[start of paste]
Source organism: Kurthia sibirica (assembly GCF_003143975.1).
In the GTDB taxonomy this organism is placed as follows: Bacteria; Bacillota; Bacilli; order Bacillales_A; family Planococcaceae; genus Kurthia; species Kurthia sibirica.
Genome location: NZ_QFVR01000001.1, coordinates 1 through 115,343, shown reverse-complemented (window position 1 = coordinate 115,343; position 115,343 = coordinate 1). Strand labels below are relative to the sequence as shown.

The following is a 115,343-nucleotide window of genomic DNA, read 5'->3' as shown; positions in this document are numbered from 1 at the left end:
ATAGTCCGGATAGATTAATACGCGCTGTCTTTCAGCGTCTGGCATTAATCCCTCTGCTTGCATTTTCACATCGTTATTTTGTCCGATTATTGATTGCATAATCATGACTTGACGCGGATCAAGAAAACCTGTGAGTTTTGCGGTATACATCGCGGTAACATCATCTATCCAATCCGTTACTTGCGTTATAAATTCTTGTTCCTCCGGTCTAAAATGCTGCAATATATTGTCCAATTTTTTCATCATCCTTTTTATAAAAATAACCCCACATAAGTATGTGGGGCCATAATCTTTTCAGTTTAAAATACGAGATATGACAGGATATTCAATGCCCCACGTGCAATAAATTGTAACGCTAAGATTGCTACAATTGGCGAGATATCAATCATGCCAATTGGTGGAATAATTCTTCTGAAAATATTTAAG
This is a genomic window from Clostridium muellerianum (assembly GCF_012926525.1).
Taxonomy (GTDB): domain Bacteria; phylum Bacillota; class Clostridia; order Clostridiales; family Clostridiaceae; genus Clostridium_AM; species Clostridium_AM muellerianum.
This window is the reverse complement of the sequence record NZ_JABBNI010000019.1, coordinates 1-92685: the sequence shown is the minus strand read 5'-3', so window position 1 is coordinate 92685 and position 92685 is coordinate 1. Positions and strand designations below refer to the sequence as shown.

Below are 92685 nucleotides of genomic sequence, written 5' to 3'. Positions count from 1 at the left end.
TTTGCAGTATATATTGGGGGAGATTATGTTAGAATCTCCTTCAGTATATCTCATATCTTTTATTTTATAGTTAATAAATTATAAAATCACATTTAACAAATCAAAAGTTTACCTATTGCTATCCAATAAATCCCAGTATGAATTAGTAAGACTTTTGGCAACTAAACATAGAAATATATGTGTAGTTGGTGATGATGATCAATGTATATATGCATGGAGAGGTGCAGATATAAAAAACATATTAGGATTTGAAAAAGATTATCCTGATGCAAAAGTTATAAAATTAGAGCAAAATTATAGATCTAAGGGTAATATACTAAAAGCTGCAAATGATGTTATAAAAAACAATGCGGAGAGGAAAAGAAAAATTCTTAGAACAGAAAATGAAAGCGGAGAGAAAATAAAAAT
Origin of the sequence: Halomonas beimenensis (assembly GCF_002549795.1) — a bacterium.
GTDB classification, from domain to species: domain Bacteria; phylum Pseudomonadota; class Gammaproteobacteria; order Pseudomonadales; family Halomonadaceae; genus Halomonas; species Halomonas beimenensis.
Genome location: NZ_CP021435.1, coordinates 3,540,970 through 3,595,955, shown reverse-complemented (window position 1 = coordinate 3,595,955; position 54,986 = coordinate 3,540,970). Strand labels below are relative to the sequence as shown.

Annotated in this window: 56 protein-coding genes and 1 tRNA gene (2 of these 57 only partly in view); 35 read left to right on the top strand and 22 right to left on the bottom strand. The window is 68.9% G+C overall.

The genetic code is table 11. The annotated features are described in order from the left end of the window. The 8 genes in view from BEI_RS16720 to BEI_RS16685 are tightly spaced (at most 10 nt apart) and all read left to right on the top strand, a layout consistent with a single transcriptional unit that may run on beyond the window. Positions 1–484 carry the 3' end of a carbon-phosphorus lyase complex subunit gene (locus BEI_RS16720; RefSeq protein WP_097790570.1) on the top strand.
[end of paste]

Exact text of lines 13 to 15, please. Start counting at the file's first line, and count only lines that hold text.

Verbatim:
Genome location: NZ_CP021435.1, coordinates 3,540,970 through 3,595,955, shown reverse-complemented (window position 1 = coordinate 3,595,955; position 54,986 = coordinate 3,540,970). Strand labels below are relative to the sequence as shown.

Annotated in this window: 56 protein-coding genes and 1 tRNA gene (2 of these 57 only partly in view); 35 read left to right on the top strand and 22 right to left on the bottom strand. The window is 68.9% G+C overall.

The genetic code is table 11. The annotated features are described in order from the left end of the window. The 8 genes in view from BEI_RS16720 to BEI_RS16685 are tightly spaced (at most 10 nt apart) and all read left to right on the top strand, a layout consistent with a single transcriptional unit that may run on beyond the window. Positions 1–484 carry the 3' end of a carbon-phosphorus lyase complex subunit gene (locus BEI_RS16720; RefSeq protein WP_097790570.1) on the top strand.